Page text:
In order to validate the concept, I bought a pressure sensor and two solenoid valves (see bottom of this post for details). The pressure sensor is a fancy Honeywell model that includes electronics to amplify the signal, and transmit the measured pressure over SPI. This makes it super easy to use, as there are just a few wires to connect; no amplifier to design, not much to troubleshoot, and nothing to calibrate.
For the solenoid valves, as alluded to in the project description, I got one proportional valve and one non-proportional (i.e. open/close) valve. Proportional valves are necessary to smoothly increase the amount of air that is let in (since they can be opened anywhere from 0 to 100%), but I thought I could get away with a cheaper (35$ vs 70$) valve for the exhaust. Since the exhaust only opens every now and then to correct for overshoots and to release pressure when the setpoint is lowered below the current pressure, I thought a trade-off in precision might be ok.
So, once I had tested each part individually, making sure I could read pressure and control the valves with an ESP8266 I had on hand, I dug into my collection of tubing and fittings to put together a first prototype:
The pressure gauge here is for testing purposes; this is where you would plug in whatever you need pressurized. In my case, it will be a bunch of solenoid valves connected via small tubes to a microfluidic chip, with mostly-closed channels. Therefore, the sealed output here is actually quite close to my intended application, which will consume little to no air.
Out of frame is a 12V diaphragm pump, which provides the pressurized air (at up to ~25 psi = 1.7 bar). The switch sticking out of the breadboard, on the right, turns it on and off. A check valve placed between the pump and the inlet valve smooths out the supply somewhat, and holds the pressure downstream even when the pump is turned off.
On the software side, I made use of the Arduino PID library. The output is clamped between -1 and +1. Positive values open the inlet valve (which is controlled by PWM, so analogWrite(0) closes the valve, analogWrite(512) opens it half-way, and so on).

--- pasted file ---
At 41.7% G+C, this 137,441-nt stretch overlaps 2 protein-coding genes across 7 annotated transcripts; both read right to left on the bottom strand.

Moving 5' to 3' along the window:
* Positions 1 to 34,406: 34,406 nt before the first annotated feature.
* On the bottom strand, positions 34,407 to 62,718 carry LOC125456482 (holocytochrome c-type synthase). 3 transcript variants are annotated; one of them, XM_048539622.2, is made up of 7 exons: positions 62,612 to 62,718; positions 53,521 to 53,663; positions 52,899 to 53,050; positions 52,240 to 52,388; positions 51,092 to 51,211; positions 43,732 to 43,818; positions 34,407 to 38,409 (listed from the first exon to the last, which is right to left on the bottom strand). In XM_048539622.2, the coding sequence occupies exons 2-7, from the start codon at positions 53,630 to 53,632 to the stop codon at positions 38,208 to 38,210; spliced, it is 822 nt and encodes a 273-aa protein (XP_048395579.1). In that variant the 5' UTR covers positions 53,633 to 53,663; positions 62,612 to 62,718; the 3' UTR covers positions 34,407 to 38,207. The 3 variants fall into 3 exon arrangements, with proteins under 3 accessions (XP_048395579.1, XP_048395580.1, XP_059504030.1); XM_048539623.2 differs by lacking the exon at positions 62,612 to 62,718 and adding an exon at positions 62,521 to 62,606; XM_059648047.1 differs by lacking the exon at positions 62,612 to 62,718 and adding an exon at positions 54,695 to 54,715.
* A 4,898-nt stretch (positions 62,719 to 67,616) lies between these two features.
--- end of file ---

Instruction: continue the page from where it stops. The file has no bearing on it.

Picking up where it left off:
For negative values, it is a little more tricky. The vent valve can be only fully closed or fully open, and it vents quite a lot of air every time it is open, even for just a few milliseconds (it takes ~25ms to open it and close it). So if the output of the PID controller is, say, -0.01, and we are just above the setpoint, I don't want to vent so much air that we drop to 50% of the setpoint. I am dealing with a non-linear, non-symmetric system so a simple PID controller won't work. My McGyvered solution was to set a threshold for opening the vent: if the output of the PID is below that threshold (arbitrarily set around -0.5), the vent valve is opened.
This did work to some extent, and rapid pressure deflation is easy to achieve; however, fine control is not so easy. Pressure will often swing wildly around the setpoint for a second or two before stabilizing, and there is no good way to reliably get close to the setpoint with this setup. I would welcome any suggestions to improve control of this sort of system, by the way.
Below is an example of proportional-only control (i.e. Ki = Kd = 0), working out fairly well:
And an example of it working out slightly less well:
The problem is that even a short opening of the vent leads to a big drop in pressure, making fine adjustments difficult.
I was actually able to alleviate the issue somewhat by placing a very small restriction on the vent, which reduces the flow rate out of the vent and thus the pressure drop whenever the vent is opened. There are still considerable spikes though. I think a better handling of PID output (allowing both the inlet and the vent to be open at the same time, for example) could help even more.
Still, the easier solution is probably to place a proportional valve on the exhaust, which is the solution I have decided to go with for now. This increases the cost of the regulator by ~35$, but it should be much more robust, and easier to develop. I may come back to this simpler setup later, however.
For this prototype, I used:
- Parker VSO LowPro proportional valve (935-300050-000)
- Parker Series 11 normally-closed valve (991-000316-008)
- Honeywell HSC series pressure sensor (3.3V, SPI) (HSCMRNN030PDSA3)
- ESP8266 (later, an ESP32) dev board
- Recom R-78 voltage regulator (12V->5V)
- ULN2803 to power the valves